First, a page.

Provided photos

Staff reports Posted 18 September 2014

State Assemblyman Steve Hawley is leading 100 veterans and their family members on the seventh annual Patriot Trip. The group had a busy day of travel, but did stop in Gettysburg.


Veterans, including John Hucknall of Albion, sitting in center, visit Little Round Top at Gettysburg. These rocky hills are the site of an unsuccessful assault by the Confederate troops against the Union on July 2, 1863.

This bronze statue shows Gen. Kemble Warren, the Union general who fought off the Confederates during the Battle of Gettysburg. He is known as the “Hero of Little Round Top.”

 

The Patriot Trip is heading to the nation’s capitol to see the Tomb of the Unknown Soldier at Arlington National Cemetery for the laying of the wreath ceremony for Korean veterans, the Pentagon, and a Sept. 11 Memorial. The group will also meet with Hawley’s son Cooper, an attorney with the Republican National Committee.

 

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Health Foundation gives out $14,500 in Mega Drawing

Provided photo
Jim Moody, director of the Orleans Community Health Foundation, is pictured with Wilson Southworth, right, in front of Medina Memorial Hospital. Southworth was the $10,000 grand prize winner in the Mega Drawing.

 

Staff reports Posted 18 September 2014
MEDINA – A Medina resident is the $10,000 winner of the Mega Drawing, a fund-raiser for Orleans Community Health Foundation.


Wilson Southworth won the grand prize. The Foundation also awarded a $2,000 prize to Heather Schrader of Medina, $1,000 to Pat Kennedy of Medina, $1,000 to Betty Rogowski of Medina and $500 to Robert Welch of Brockport.


Proceeds from the Mega Drawing will go towards upcoming renovations of the emergency room at Medina Memorial Hospital.


The Foundation is working on its Treasure Island fund-raiser on Nov. 1 at Hickory Ridge Golf and Country Club in Holley.

 

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Firefighters make quick work of fire in Medina

Photos by Tom Rivers Posted 18 September 2014
MEDINA – A fire in the laundry room in the back of a house at 584 East Ave. was quickly brought under control by firefighters just before noon today.


The fire caused minimal damage and remains under investigation, said Todd Zinkievich, Medina fire chief.


There was a lot of smoke coming from the back of the house and the fire was starting to move up the wall before it was knocked down by firefighters, Zinkievich said.


The house is owned by Cliff Fidanza. Besides the Medina Fire Department, firefighters responded from Shelby and Lyndonville.

 

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Medina native helps Fredonia with new science complex

SUNY Fredonia
A lecture hall in the new Science Complex at Fredonia State College will be named the Kelly Family Auditorium after a gift to the project from Medina native, Dr. Jeffery Kelly.

 

By Tom Rivers, Editor Posted 18 September 2014
MEDINA – A Medina High School graduate who has become a prominent organic chemistry researcher is helping his alma mater, Fredonia State College, build a new science complex.


Dr. Jeffery Kelly graduated from Fredonia in 1982. He then earned his doctorate in organic chemistry at the University of North Carolina in 1986.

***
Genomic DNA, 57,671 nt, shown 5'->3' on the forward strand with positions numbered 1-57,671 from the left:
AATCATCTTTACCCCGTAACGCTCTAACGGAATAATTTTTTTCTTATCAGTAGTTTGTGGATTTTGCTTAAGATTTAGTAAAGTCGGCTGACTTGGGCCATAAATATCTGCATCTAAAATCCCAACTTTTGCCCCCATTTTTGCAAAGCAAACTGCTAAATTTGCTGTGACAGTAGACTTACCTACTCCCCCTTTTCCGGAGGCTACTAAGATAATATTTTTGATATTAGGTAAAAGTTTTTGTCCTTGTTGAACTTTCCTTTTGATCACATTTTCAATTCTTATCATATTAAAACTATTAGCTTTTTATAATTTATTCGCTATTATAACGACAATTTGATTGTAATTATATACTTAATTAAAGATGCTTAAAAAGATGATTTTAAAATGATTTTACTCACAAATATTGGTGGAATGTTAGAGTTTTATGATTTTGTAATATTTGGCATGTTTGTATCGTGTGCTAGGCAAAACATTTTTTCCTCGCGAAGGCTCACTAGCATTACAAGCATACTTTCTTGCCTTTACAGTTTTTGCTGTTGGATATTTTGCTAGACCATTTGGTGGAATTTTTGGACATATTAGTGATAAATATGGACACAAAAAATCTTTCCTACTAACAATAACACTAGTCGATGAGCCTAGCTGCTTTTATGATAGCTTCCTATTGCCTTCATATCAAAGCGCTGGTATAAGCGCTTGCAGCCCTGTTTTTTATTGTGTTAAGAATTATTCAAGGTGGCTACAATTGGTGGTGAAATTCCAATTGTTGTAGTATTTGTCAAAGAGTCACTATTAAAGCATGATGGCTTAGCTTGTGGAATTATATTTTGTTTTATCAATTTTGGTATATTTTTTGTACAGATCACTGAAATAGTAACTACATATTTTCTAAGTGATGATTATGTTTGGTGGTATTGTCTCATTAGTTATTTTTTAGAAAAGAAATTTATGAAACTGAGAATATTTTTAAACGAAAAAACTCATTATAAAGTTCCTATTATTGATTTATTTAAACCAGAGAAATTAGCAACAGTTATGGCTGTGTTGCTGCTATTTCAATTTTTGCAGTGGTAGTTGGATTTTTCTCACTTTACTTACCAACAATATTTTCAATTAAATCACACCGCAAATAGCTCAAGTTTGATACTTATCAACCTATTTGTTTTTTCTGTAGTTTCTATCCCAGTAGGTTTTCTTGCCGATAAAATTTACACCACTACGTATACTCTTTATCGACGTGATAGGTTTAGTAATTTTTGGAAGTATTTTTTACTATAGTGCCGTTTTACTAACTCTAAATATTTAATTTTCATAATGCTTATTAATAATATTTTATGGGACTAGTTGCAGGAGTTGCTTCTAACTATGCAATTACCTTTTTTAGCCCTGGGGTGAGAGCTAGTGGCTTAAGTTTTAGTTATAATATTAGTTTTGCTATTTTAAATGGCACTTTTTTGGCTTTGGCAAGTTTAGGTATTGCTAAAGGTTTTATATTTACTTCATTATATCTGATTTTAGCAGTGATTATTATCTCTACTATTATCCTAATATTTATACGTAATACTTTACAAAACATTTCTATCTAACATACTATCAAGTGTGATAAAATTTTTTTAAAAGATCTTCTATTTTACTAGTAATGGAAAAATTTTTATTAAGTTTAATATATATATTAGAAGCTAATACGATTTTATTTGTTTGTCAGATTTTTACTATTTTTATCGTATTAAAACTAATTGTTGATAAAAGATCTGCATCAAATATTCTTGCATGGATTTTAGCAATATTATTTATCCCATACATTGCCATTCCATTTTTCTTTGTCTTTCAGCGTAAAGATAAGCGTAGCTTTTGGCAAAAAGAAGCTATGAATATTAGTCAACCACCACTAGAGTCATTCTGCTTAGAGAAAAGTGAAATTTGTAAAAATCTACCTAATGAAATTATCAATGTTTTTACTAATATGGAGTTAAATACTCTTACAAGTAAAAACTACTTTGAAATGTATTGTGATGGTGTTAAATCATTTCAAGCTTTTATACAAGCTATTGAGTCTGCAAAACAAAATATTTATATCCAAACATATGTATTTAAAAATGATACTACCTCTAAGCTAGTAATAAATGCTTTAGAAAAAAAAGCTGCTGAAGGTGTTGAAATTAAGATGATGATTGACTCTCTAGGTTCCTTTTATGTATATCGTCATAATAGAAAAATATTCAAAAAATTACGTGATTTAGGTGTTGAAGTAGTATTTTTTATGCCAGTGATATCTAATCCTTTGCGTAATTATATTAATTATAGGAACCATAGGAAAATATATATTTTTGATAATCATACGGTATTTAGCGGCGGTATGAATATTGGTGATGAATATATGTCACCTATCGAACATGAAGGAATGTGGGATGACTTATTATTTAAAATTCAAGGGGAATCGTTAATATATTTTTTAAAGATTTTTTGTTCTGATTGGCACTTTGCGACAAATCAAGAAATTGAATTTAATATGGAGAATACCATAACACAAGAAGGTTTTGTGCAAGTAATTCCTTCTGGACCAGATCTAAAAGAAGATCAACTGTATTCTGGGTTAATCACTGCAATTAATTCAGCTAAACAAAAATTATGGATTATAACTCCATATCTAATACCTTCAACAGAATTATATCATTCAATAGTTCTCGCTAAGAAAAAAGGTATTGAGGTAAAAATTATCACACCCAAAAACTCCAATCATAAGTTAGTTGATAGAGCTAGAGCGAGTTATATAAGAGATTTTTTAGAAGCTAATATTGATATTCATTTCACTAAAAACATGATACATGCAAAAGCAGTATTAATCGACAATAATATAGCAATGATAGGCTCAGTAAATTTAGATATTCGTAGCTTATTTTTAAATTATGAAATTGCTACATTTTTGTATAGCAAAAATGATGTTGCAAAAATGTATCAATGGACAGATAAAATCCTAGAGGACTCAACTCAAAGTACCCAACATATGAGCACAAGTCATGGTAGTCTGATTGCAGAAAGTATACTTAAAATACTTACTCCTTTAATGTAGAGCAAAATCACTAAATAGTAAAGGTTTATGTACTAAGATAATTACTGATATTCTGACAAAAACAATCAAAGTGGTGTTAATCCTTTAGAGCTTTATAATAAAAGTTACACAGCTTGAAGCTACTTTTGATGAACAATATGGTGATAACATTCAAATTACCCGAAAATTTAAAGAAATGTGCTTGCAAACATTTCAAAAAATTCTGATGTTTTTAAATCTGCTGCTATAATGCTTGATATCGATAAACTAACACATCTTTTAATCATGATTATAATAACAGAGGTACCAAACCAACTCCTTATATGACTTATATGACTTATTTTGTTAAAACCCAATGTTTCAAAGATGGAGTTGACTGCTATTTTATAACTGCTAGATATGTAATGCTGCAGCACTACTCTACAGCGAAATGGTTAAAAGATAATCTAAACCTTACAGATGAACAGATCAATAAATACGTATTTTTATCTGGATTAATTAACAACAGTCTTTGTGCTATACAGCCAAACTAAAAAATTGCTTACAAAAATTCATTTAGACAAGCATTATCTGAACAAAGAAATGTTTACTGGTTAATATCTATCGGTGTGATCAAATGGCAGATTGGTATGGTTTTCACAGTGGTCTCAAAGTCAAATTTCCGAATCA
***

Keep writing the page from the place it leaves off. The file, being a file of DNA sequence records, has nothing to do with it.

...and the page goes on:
He heads The Kelly Laboratory at The Scripps Research Institute, one of the world's largest independent, not-for-profit organizations focusing on research in the biomedical sciences. The SRI employs about 3,000 people in La Jolla, Calif. and Jupiter, Fla. Kelly works out of the campus in La Jolla.

Dr. Jeffery Kelly


Kelly also owns two pharmaceutical companies, said his mother, Janice Kelly-Mack of Medina.


“He’s done very well,” she said. “He’s worked very hard.”


Kelly returns to Fredonia and Medina three or four times a year to visit family and friends and to attend Fredonia board meetings. He is on the college’s board of directors.


He will attend the Oct. 17 ribbon-cutting for the new 92,000-square-foot science complex, a $60 million project. Kelly donated to have the 120-seat auditorium named for his family. The Kelly Family Auditorium is among many rooms in the new science center that won support from alumni and friends of the college in Chautauqua County.


The Kelly Laboratory discovered the first regulatory agency-approved drug that slows the progression of a human amyloid disease, and has made other breakthroughs.


Kelly was recognized with a Fredonia Alumni Distinguished Achievement Award in 2000. He has won numerous awards for his research, including in 2012 when he was the winner of the Murray Goodman Memorial Prize for Biopolymers and the Ralph F. Hirschmann Award in Peptide Chemistry from the American Chemical Society.


For more on Kelly, click here.

 

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Residents can drop off unused prescriptions at 3 locations

Staff reports Posted 18 September 2014
ALBION – Orleans County residents are welcome to drop off unused prescriptions at three locations on Sept. 27 as part of the “National Prescription Drug Take-Back Initiative.”


The three locations will accept the prescriptions form 10 a.m. to 2 p.m. The locations include:

 

• Orleans County Public Safety Building – 13925 State Route 31 – Albion
• Holley Fire Department – 7 Thomas Street – Holley
• Medina Fire Department – 600 Main Street – Medina

 

This is a collaborative effort with the U.S. Department of Justice – Drug Enforcement Administration, the Orleans County Health Department, and the Genesee/Orleans Council on Alcoholism & Substance Abuse.

 

This is a great opportunity for the public to surrender unwanted or expired medications for safe and proper disposal, Sheriff Scott Hess said.

 

“Events such as these have dramatically reduced the risk of prescription drug diversion and abuse, as well as increasing awareness of this critical public health issue,” he said.